Any person remotely interested in vehicles will know of the strides in the pursuit of autonomous driving cars. I’ve read much on the topic; seen countless vlogs and have driven cars prepared with a modicum of this technology.
However, I’ve always had this nagging feeling that despite the cleverness of it all, relinquishing control of a car to a computer brain is in vain and, it’s high time someone stood up and said: “Chaps, it isn’t working and probably will not.” I have no scientific theory for this standpoint. It’s biological. It’s my fear threshold, and perhaps that of my fellow man too, which I believe will simply never take the terrifying prospects of cruising through the breathtaking Chapman’s Peak road, arms folded.
All that these intelligent engineers are trying to fabricate are deft steering responses possessed by humans with arms, limbs, eyes, ears, and anxiety, micro-managed by a brain. Seemingly nobody has alerted them to the fact that using diodes and sensors hasn’t even conquered the less tricky and risky business of guiding even the best of trained geldings travelling at less than 5km/h through a typical showjumping course.
I’m more struck by the fact that seemingly, they haven’t even come to the realisation of the consequences, should they nail it, that the world considers it morally reprehensible to allow a computer to choose to risk life, be it of its owner or that of any unfortunate souls who are on a collision course with said intelligent, self-driving car. They should read about the arguments on euthanasia for reference on the definition of a legislative headache.
Should they nail it, then, all of these geniuses should be granted licences to operate as brain surgeons at once, because that’s what they would have effectively become. There exists a record number of tragic accidents during numerous tests of self-driving cars. Some have crashed into other cars and other things and some have taken out living humans.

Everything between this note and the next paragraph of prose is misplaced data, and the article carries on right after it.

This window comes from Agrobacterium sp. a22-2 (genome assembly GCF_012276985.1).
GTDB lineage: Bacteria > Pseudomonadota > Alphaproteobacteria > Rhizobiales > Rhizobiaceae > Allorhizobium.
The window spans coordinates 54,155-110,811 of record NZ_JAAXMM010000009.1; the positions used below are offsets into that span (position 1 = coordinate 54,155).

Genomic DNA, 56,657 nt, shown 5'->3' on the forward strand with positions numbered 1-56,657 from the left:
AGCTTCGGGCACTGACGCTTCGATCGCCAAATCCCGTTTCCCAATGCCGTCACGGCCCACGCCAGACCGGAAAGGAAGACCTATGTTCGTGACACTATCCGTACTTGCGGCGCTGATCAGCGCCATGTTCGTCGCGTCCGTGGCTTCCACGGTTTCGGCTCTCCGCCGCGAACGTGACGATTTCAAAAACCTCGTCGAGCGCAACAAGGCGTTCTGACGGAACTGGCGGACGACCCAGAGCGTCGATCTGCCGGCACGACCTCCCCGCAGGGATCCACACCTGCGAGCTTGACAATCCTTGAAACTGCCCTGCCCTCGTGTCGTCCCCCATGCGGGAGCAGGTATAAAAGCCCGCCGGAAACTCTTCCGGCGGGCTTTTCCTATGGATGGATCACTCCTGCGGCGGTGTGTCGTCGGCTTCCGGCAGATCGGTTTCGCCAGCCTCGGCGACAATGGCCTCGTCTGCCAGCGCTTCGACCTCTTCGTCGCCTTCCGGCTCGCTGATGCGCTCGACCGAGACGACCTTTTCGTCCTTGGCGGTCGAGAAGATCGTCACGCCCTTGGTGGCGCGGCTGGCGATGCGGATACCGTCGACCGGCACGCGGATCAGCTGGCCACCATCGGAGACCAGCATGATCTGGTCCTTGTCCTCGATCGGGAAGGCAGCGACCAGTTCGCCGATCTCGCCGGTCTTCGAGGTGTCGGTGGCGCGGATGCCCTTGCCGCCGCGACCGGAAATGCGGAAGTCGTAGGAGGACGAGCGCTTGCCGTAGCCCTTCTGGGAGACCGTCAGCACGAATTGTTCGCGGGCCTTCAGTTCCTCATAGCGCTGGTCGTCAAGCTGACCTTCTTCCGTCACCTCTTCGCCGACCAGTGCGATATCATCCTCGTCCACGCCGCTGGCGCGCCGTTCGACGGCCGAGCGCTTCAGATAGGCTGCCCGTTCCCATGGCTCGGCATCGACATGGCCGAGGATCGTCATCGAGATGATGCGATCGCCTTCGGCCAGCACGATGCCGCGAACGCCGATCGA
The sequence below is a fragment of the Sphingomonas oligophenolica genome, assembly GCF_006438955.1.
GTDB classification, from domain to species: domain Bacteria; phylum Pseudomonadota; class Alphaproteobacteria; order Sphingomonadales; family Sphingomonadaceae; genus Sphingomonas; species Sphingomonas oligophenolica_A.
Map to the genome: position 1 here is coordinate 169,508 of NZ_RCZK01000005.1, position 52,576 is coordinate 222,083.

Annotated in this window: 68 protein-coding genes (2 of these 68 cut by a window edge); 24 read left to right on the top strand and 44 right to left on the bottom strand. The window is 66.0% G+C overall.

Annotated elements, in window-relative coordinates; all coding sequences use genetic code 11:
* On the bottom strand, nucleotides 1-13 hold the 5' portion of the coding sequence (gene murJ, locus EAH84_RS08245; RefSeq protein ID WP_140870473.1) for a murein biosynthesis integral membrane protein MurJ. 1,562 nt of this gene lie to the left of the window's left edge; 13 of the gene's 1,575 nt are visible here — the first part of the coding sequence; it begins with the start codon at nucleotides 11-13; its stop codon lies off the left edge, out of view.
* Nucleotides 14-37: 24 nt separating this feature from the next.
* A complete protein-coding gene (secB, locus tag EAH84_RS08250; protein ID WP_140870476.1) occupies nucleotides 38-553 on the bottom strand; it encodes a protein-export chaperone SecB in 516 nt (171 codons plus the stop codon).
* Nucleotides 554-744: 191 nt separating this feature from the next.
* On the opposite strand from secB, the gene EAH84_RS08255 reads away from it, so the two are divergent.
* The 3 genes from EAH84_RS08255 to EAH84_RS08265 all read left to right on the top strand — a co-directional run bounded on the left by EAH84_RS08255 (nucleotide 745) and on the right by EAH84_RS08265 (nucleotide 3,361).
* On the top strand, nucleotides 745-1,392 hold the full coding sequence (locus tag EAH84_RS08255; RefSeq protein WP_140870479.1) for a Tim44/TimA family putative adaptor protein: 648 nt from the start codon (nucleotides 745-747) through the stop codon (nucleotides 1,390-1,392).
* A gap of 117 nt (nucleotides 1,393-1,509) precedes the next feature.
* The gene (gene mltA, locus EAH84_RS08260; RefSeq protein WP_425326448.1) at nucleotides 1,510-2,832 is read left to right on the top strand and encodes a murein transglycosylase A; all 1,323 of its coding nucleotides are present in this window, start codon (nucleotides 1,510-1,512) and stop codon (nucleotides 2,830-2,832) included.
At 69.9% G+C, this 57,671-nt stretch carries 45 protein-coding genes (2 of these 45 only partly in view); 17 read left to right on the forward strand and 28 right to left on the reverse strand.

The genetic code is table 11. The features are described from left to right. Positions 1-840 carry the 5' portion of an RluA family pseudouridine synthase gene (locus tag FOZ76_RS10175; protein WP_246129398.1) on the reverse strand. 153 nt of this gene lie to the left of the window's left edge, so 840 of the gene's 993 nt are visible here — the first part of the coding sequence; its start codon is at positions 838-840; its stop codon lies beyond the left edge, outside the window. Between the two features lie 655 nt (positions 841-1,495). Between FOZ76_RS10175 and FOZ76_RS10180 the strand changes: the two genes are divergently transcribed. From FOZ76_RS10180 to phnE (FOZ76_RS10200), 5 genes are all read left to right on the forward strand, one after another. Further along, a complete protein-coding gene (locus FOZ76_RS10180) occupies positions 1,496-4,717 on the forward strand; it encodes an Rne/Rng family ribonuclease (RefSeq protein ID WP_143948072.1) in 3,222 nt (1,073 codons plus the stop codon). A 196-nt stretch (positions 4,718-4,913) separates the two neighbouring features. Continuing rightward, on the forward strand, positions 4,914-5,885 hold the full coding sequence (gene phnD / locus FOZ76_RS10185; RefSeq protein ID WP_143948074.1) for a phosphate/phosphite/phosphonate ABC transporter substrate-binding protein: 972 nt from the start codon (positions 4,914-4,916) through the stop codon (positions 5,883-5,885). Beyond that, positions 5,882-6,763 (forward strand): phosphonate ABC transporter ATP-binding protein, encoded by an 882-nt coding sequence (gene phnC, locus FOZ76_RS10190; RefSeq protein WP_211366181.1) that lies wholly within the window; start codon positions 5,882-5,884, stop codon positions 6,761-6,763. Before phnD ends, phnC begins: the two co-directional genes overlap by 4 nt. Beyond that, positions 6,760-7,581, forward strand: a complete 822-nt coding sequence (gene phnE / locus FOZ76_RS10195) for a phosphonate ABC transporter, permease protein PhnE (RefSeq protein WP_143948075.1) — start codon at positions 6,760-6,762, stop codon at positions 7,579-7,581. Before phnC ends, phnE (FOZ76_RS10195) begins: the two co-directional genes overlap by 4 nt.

Interestingly, the PR narrative of late slants towards absolving the cars, with fault blamed squarely on external factors but not on failings of trying to gift cars with mental ability. But is this not the point? Without the natural co-ordination managed by an actual brain, self-driving cars aren’t ever going to be able to quickly decipher and react to any pending disasters as intuitively or intelligently. Cars aren’t Deep Blue, which, if things had to get pear-shaped, only had one Garry Kasparov to decapitate.
Granted, there are humans who shouldn’t even be allowed on the roads simply because they aren’t suitably wired to driving, but this is still a lesser gamble than to place the odds of life or death of individuals at the soldered probes of electronics. The industry has still not even concluded legal processes in the event of Car vs Car.
There have been small victories though. For instance, it’s possible to drive all the way down to KwaZulu-Natal with minimal foot involvement and momentarily lessening the grip on the steering wheel to allow a vehicle equipped with semi-autonomous driving to guide itself between the lanes. But even at this level the systems aren’t perfect. Most, if not all vehicles currently equipped with this tech drive like inebriated Uncles, weaving from side to side between lanes, scaring the bejesus out of you and other road users. Full autonomy is still way off, if at all attainable.
However, the global race is quietly crumbling.
Of late some important people from various car brands have begun to see the light. BMW’s South African top exec Ian Roberts is quoted admitting that fully autonomous cars may be realised but governments are likely to not allow them on roads, at least not in the current conditions.
I’m no expert in self-driving vehicle design but what I can easily crack is that to get the autonomous car dice rolling, the world would need to redesign cities, close off epic back roads like Makgoebaskloof and the Stelvio pass and build some form of rail- road type system because, truly, we cannot ever guarantee that a self-guided object on Earth will not deviate off course when there is an actual connection to terra firma, which would then thrust us back to the era of trams, which we’ve long unshackled ourselves from in the name of freedom.
If I currently struggle with assuring my own mother that I’m not going to up-turn the vehicle despite being in possession of numerous high-speed driving certificates accrued over a 15-year stint as a motoring journalist, will she take my advice when I say to her: “Trust the car, Mom?” – Phuti Mpyane